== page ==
As I write, the House of Representatives has just completed floor action on the education bill and the Senate is expected to return to it soon. The Senate has a bunch more amendments to consider, some of them important, some of them even germane. The House (under White House pressure and facing Democratic defections) rebuffed all efforts to make major changes in the committee-drafted bill, which is to say it kept the testing provision, deep-sixed all voucher attempts and sidestepped "Straight A's". With the Senate-House conference still in the future, the final shape of this measure is remains somewhat cloudy.
Several points are worth noting, however, starting with the fact that this is an immense piece of legislation, more than 900 pages long. Tucked into it are hundreds of provisions dealing with everything imaginable, from "impact aid" to school technology to Indian education to sundry teacher issues. Numerous pork-barrel projects and narrow-interest programs are protected. All sorts of weird provisions can be spotted. Their implications will roll on for years to come. Yet the number of people who have actually read the full text of both Senate and House bills can probably be counted on one's fingers. Few lawmakers voting on these provisions are on that list. Lamentably, most who have focused on this bill at all-mainly Beltway insiders-are paying attention only to specific items of direct interest to them or their group. How these features will interact with each other is anybody's guess.
If, for example, you're interested in charter schools you would naturally gravitate to the 15-20 pages that address this topic directly, assisting these schools with start up and capital costs, albeit with more rules and wrinkles. What you probably won't notice-because it's nowhere spelled out-is the ominous intersection between charter schools' freedom (and the prized diversity of state charter arrangements) and the bill's new accountability provisions for all public schools. Will a charter school serving low income children in Michigan, for example, one that's accountable for its performance to Central Michigan University and has a five year plan with clear achievement goals, suddenly find itself also subject to ESEA's new "adequate yearly progress" formula as enforced by a local school system that regards the charter school itself as an unwanted rival? The charter folks awoke late to this possibility-and an amendment (Carper-Gregg) to be offered in the Senate seeks to address it, albeit at the cost of complicating the bill even further. But this is just one illustration of how the unseen interactions tucked into this vast measure may cause grief down the road.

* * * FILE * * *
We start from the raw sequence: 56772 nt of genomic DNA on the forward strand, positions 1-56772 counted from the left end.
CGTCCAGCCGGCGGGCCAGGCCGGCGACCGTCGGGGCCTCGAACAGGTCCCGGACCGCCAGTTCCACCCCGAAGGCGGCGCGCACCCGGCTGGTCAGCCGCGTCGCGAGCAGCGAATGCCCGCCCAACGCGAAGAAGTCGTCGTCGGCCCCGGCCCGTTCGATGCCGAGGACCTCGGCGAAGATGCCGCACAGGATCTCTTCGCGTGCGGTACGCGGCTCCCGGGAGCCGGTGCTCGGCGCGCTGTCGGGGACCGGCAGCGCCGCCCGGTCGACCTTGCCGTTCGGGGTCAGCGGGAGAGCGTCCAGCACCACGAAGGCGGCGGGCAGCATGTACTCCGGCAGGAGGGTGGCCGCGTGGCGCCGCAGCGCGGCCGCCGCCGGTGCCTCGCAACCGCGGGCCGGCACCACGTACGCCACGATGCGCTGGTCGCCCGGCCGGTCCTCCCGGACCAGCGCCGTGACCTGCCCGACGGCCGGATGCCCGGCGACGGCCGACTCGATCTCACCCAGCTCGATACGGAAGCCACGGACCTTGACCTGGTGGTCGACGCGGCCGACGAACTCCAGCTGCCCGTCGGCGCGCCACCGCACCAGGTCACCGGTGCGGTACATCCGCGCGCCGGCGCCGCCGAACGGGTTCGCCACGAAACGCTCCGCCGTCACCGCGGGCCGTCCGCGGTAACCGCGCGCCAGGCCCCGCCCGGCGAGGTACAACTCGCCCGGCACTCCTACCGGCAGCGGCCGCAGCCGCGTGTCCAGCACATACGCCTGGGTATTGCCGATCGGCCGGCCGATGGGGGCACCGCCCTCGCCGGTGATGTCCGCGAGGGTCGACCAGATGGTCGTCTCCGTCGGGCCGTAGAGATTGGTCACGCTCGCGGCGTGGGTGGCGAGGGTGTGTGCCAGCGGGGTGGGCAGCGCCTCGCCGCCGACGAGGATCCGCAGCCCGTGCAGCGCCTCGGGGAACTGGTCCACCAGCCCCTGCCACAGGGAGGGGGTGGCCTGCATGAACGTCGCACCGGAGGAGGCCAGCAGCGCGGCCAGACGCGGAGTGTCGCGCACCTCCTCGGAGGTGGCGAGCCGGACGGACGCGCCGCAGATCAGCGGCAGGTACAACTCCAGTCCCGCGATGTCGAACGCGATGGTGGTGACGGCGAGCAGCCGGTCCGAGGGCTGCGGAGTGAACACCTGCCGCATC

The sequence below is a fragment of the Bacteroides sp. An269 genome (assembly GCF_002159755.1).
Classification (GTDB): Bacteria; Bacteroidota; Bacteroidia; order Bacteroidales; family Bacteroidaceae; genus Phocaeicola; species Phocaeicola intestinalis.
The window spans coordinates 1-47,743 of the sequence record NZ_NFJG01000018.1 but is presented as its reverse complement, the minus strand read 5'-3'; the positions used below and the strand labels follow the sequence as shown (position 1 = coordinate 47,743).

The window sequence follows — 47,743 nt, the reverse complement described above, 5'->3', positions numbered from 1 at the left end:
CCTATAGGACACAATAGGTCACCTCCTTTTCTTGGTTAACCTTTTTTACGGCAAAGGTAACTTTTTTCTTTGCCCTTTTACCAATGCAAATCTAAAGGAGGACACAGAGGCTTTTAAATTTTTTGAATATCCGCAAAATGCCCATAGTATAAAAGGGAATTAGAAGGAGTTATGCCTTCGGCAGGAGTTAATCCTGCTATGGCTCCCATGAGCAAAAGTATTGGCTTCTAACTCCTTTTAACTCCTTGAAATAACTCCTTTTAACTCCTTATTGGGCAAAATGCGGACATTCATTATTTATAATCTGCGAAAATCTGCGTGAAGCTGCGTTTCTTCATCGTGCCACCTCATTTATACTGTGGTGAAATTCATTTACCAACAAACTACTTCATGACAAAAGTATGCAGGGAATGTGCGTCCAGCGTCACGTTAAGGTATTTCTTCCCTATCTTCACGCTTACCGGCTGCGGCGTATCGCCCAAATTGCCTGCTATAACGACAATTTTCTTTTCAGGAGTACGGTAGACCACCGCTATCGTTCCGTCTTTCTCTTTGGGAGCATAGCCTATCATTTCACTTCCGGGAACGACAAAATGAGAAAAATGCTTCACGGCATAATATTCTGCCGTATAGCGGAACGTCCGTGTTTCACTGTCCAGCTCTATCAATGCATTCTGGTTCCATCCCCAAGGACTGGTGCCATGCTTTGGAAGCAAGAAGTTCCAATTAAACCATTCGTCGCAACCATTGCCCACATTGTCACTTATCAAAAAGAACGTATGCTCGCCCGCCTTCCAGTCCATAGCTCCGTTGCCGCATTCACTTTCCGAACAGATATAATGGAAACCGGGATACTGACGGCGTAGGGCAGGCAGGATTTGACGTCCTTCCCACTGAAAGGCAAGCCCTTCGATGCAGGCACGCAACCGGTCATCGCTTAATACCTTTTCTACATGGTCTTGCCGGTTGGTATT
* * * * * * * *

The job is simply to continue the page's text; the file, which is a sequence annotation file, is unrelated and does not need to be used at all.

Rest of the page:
What on earth is "adequate yearly progress," anyway? Here we come to perhaps the single knottiest but, arguably, most important feature of the entire bill-and one that's only now getting public scrutiny, including a thoughtful piece by June Kronholz in the Wall Street Journal of May 21. "Adequate yearly progress (AYP)" means the specific achievement gains and gap-narrowings that a school, district or state must make each year to avoid sanctions (and qualify for rewards) under the new Title I accountability system. Far more than standards, tests and consequences, all of which garnered lots of attention, "AYP" is how Washington gains traction on the nation's schools. All those test scores will make no difference until they're placed alongside a gauge that says how much achievement-boosting or gap-closing a school or state is expected to deliver each year en route to leaving no child (or demographic group) behind.
If you want to confuse yourself, read the Senate and House AYP provisions. Consider what lies ahead in conference. And read a recent policy brief from the Education Trust showing how, accordingly to their analysis, this provision is (a) intricate beyond anyone's capacity to explain to parents and teachers, (b) susceptible, at least under certain circumstances, to masking failure by poor and minority kids behind the gains of more fortunate youngsters, and (c) not demanding enough regarding the rate at which these gaps must be closed (10-12 years, depending on which bill you examine).
Note, though, that the blurring, softening and complexifying of the bill's AYP provisions can be traced in no small part to the interventions of governors, including prominent Republicans, who told President Bush that the new federal standards must not be unrealistic. They also made the hard-to-dispute point that, if every state must close its gap in the same period of time yet each state is free to set its own achievement standards, then jurisdictions with high standards will face a tougher job than those with low standards, thus creating "perverse incentives" for the states themselves.
Complexity beyond all imagining, complexity far beyond the politics and posturing that the press has dwelt on, that's the real tale of ESEA. Last week a former Education Department official said he doubts the new law can ever be successfully implemented. It's so very convoluted, he noted, and those who will be tasked with operationalizing it (mainly mid-level types at the federal and state/local levels) lack the perspective, the judgment and the clout to make it work. -Chester E. Finn, Jr.
For a copy of the Education Trust's analysis of the accountability formula, send an e-mail to email@example.com.